Money & Business

Just Before Halloween, Bat Week Borrows Shark Week's Vibe

By / Oct 25, 2016 (Cparks/Pixabay)

The third annual Bat Week, sponsored by Bat Conservation International with the support of a number of public and private organizations, is being driven this year by a webcast series targeted at kids.

Shark Week may get all the hype, but bat fans know this week is where it’s at. Heck, the bats even have a squad.

Bat Conservation International’s third annual Bat Week, timed not so coincidentally with Halloween, comes at an interesting time for the bat population: Concerns about bat conservation have convinced wind-energy producers to slow down their turbines during the fall. And white-nose syndrome, a fungal disease common among bats, has become a significant issue in recent years.

To get Bat Week going this year, organizers gathered eight kids from around the U.S. to take part in a webcast series that’s airing in schools and online.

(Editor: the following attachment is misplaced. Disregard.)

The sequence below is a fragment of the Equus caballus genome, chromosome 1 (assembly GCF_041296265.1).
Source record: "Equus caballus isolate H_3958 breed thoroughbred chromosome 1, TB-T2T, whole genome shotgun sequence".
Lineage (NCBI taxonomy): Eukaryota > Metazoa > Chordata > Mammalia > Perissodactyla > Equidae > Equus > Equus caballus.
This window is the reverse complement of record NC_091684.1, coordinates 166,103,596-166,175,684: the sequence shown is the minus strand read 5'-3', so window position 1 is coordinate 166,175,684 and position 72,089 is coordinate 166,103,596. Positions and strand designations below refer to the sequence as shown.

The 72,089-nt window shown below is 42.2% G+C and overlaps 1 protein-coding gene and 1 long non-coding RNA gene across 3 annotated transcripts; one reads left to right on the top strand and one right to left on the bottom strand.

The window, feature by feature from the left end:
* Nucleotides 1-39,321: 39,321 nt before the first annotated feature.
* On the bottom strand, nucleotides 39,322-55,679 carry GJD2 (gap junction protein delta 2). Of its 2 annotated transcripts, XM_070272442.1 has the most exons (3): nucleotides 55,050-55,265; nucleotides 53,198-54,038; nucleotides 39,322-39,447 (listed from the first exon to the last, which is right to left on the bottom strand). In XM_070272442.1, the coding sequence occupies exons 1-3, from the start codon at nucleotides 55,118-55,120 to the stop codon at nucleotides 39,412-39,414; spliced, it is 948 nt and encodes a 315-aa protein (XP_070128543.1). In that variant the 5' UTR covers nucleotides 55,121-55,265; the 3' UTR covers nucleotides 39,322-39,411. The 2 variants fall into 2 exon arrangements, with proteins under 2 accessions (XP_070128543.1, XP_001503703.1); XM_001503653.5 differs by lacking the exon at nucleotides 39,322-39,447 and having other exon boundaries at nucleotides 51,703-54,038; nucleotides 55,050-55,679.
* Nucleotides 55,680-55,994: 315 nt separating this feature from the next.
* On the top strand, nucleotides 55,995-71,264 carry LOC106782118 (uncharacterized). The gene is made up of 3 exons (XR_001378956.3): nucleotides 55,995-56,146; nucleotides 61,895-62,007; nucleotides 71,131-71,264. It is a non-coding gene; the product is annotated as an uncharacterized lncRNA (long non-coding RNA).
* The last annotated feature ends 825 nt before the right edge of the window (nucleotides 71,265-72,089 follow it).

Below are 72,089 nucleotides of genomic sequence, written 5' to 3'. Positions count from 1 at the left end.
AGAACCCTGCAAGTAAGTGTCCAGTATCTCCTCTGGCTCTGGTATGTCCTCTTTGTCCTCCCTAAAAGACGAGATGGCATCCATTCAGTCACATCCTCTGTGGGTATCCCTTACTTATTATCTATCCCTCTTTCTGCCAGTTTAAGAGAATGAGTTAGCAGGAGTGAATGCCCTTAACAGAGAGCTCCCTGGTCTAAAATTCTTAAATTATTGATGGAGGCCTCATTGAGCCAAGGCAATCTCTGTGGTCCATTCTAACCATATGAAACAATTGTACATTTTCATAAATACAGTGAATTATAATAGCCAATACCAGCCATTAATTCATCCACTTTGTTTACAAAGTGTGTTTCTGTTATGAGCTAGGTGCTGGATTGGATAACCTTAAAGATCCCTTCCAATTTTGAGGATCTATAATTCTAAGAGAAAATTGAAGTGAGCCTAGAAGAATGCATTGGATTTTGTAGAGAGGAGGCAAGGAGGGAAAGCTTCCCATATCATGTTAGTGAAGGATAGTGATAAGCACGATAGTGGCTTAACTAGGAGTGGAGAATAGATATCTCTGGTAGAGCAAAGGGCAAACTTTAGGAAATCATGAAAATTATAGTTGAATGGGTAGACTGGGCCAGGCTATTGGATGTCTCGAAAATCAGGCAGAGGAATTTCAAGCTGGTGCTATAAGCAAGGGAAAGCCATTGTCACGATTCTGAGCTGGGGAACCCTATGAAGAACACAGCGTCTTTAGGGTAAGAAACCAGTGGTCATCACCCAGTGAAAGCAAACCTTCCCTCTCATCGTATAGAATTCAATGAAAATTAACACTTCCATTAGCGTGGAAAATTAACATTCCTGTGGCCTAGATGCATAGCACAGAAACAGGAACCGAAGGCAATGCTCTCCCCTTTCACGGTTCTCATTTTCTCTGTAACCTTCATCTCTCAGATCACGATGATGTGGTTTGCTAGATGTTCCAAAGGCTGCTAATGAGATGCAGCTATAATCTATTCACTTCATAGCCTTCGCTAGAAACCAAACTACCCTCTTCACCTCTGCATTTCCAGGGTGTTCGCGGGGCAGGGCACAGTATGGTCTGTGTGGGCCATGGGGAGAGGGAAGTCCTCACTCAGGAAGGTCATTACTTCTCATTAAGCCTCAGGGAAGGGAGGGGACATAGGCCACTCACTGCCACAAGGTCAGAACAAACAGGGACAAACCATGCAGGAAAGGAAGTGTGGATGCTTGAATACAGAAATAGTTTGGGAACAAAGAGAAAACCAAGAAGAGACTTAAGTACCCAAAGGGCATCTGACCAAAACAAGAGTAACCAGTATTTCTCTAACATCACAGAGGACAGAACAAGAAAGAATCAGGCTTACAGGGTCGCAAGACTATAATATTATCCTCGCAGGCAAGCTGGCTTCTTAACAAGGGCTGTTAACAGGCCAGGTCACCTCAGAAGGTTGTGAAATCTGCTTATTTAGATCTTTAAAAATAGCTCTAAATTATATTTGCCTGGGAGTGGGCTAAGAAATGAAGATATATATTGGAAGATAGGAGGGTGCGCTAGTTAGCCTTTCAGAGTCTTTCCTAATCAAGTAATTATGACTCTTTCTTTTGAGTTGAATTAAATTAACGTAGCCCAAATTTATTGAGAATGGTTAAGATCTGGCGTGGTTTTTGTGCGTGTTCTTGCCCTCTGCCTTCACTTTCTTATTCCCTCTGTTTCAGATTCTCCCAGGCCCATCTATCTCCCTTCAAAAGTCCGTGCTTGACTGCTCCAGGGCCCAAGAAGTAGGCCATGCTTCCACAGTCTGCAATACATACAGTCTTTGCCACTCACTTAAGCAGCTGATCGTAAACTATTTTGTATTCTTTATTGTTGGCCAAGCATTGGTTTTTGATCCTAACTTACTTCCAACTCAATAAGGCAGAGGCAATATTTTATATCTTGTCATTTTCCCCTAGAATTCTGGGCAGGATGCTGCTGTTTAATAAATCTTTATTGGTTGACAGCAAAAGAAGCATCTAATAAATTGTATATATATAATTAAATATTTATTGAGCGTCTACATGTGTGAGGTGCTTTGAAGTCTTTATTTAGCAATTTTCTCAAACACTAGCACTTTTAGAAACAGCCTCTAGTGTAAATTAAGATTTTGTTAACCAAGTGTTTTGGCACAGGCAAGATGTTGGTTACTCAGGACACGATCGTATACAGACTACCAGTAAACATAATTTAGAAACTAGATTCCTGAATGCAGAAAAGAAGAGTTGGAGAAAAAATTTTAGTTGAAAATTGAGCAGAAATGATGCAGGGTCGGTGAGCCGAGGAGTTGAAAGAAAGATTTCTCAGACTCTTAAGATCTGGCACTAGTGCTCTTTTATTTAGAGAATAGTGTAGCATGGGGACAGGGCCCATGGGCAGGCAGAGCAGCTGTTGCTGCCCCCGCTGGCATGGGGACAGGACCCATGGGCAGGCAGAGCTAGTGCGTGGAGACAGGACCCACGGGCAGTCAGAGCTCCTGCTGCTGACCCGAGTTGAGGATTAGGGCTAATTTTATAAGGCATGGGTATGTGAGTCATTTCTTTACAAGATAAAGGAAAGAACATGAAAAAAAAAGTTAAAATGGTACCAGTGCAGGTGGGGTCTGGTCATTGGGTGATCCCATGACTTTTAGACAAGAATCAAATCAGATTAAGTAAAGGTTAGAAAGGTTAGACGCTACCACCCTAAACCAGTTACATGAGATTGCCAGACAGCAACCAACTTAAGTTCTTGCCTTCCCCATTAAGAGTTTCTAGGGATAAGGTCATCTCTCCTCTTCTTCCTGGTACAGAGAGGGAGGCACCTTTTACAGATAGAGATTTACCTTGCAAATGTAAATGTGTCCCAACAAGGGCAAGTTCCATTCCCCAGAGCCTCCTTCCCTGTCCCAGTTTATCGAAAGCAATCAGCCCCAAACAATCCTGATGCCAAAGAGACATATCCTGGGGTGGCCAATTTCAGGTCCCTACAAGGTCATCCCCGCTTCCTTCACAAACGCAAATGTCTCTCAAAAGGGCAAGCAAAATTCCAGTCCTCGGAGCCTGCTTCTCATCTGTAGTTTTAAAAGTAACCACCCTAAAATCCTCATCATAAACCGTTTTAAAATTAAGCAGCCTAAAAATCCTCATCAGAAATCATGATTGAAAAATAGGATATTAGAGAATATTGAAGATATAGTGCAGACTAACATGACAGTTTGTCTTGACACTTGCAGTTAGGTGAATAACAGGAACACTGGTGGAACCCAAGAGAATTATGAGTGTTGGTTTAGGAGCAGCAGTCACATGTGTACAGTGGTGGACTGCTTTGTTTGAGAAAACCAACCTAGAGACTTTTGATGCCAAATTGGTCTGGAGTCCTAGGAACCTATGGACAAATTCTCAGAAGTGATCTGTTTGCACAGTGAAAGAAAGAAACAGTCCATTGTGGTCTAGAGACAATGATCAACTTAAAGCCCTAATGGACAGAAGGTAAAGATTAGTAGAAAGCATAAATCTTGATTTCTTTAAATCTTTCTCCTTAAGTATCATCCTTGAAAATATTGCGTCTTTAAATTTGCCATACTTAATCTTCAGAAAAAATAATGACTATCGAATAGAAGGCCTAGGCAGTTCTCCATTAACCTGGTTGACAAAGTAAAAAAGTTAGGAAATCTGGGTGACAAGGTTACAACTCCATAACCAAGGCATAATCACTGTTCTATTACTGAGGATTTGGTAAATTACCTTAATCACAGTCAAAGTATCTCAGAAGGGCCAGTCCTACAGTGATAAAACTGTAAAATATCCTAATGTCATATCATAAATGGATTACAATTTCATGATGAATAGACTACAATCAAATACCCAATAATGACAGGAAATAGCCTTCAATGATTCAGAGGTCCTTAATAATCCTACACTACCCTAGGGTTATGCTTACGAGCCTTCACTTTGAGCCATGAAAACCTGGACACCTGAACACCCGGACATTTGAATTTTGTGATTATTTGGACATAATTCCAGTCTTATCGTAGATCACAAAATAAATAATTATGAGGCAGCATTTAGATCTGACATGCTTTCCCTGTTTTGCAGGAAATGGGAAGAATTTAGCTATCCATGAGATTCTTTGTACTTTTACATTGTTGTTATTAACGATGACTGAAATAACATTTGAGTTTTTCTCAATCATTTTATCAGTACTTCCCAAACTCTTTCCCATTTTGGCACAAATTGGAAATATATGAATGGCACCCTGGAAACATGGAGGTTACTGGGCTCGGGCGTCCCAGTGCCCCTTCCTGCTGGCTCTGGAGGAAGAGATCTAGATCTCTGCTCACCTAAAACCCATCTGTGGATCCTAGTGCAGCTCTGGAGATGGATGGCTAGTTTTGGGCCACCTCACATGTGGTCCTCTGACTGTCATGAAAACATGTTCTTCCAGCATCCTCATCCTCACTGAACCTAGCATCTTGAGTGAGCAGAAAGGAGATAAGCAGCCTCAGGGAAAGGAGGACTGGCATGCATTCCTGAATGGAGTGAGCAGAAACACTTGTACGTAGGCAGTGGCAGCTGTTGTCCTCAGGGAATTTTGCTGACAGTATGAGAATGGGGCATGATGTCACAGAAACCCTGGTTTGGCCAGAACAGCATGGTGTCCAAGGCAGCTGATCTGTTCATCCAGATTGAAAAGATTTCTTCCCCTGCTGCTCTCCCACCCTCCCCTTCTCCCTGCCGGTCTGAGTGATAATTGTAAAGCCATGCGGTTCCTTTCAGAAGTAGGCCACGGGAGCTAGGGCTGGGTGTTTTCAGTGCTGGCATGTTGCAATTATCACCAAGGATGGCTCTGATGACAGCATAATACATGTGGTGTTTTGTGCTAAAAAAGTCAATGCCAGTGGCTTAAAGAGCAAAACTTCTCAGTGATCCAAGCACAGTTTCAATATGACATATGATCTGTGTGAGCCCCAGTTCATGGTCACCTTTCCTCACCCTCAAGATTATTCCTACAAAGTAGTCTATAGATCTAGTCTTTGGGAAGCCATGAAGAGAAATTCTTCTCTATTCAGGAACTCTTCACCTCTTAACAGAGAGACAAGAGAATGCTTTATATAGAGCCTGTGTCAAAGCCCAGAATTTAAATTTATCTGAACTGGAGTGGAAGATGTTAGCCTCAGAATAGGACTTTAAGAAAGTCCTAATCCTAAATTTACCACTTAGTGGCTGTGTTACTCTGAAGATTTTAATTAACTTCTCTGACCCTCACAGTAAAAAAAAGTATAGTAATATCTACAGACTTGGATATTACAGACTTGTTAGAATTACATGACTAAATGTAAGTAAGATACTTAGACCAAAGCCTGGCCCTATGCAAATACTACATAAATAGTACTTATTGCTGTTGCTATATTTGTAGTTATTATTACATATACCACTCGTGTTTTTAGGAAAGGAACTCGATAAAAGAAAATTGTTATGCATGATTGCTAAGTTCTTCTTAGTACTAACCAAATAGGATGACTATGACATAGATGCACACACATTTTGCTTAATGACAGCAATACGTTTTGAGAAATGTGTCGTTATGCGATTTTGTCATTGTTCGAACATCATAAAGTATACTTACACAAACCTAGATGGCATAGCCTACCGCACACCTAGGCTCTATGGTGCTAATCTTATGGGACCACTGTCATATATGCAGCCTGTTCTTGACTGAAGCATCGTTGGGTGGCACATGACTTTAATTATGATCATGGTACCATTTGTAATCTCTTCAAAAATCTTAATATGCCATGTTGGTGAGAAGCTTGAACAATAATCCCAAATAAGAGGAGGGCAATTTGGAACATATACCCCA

“We have eight amazing kids from across the country that have been doing inspiring things for bat conservation,” Bat Week coordinator Micaela Jemison noted in an emailed news release. “These kids have been conducting bat research, investigating threats to bats like white-nose syndrome, and teaching others about the importance of these amazing creatures. We encourage schools across the country to tune in during Bat Week to meet these wonderful kids and learn more about bats!”

The first episode, which aired Tuesday, is above; three other episodes will come later this week. In schools, the educational programs are tied to exercises from Project EduBat.

The annual event has the support of a number of other bat-conservation groups, including the Organization for Bat Conservation and the Wildlife Conservation Society, along with a variety of American and Canadian natural-resources agencies. The U.S. Fish and Wildlife Service and the National Park Service are among the federal agencies taking part.

Ernie Smith

Ernie Smith is the social media journalist for Associations Now, a former newspaper guy, and a man who is dangerous when armed with a good pun. More »

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